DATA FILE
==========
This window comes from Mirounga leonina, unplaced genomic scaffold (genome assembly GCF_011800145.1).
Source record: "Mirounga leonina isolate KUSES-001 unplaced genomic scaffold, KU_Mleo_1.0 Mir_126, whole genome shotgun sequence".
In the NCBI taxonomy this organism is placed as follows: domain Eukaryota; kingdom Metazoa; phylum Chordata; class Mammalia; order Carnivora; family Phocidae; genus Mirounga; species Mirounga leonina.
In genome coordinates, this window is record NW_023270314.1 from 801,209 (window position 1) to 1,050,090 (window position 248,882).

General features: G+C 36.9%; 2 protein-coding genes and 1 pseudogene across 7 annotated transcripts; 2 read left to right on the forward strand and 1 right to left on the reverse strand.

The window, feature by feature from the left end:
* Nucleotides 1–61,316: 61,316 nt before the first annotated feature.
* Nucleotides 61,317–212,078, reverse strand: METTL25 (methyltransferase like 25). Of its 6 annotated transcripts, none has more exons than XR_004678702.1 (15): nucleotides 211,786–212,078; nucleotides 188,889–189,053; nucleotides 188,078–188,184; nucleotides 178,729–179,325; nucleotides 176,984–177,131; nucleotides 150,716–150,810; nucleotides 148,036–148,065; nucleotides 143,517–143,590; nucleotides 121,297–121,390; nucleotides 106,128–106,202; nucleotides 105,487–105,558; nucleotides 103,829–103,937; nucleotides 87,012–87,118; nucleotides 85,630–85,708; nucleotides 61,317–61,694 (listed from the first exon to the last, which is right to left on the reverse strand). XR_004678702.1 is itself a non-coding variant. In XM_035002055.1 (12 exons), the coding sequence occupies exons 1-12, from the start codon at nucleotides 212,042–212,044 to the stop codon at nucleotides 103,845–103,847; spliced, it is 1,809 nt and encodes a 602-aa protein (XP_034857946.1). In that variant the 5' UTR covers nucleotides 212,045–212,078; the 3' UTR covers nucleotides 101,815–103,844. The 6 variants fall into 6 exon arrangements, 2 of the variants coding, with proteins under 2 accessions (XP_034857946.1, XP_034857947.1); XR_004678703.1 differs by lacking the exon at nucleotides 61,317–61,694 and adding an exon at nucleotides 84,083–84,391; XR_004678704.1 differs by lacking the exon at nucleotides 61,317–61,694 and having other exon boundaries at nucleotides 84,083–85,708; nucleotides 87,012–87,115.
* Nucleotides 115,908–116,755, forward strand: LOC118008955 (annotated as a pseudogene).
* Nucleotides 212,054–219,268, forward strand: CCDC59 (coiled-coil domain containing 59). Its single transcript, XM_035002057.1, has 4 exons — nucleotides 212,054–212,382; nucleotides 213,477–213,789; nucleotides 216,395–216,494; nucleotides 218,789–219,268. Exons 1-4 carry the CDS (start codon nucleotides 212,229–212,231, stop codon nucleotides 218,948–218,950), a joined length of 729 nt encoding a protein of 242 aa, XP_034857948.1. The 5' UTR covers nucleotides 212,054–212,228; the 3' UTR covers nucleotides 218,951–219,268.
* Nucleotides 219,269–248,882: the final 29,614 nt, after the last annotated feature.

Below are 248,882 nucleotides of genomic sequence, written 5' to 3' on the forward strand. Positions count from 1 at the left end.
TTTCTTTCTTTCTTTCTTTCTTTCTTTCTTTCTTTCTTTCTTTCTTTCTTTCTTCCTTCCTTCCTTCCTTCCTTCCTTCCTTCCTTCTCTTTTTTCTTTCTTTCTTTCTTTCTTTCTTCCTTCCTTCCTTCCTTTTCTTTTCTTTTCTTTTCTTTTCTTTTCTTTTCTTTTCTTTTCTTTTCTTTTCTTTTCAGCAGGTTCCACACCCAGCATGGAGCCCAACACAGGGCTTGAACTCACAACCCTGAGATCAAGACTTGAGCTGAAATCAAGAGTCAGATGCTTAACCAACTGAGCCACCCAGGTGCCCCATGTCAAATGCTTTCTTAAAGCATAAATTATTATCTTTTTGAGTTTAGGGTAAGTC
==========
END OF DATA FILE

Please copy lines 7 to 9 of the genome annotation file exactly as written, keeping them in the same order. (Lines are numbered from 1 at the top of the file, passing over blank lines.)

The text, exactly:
* Nucleotides 1–61,316: 61,316 nt before the first annotated feature.
* Nucleotides 61,317–212,078, reverse strand: METTL25 (methyltransferase like 25). Of its 6 annotated transcripts, none has more exons than XR_004678702.1 (15): nucleotides 211,786–212,078; nucleotides 188,889–189,053; nucleotides 188,078–188,184; nucleotides 178,729–179,325; nucleotides 176,984–177,131; nucleotides 150,716–150,810; nucleotides 148,036–148,065; nucleotides 143,517–143,590; nucleotides 121,297–121,390; nucleotides 106,128–106,202; nucleotides 105,487–105,558; nucleotides 103,829–103,937; nucleotides 87,012–87,118; nucleotides 85,630–85,708; nucleotides 61,317–61,694 (listed from the first exon to the last, which is right to left on the reverse strand). XR_004678702.1 is itself a non-coding variant. In XM_035002055.1 (12 exons), the coding sequence occupies exons 1-12, from the start codon at nucleotides 212,042–212,044 to the stop codon at nucleotides 103,845–103,847; spliced, it is 1,809 nt and encodes a 602-aa protein (XP_034857946.1). In that variant the 5' UTR covers nucleotides 212,045–212,078; the 3' UTR covers nucleotides 101,815–103,844. The 6 variants fall into 6 exon arrangements, 2 of the variants coding, with proteins under 2 accessions (XP_034857946.1, XP_034857947.1); XR_004678703.1 differs by lacking the exon at nucleotides 61,317–61,694 and adding an exon at nucleotides 84,083–84,391; XR_004678704.1 differs by lacking the exon at nucleotides 61,317–61,694 and having other exon boundaries at nucleotides 84,083–85,708; nucleotides 87,012–87,115.
* Nucleotides 115,908–116,755, forward strand: LOC118008955 (annotated as a pseudogene).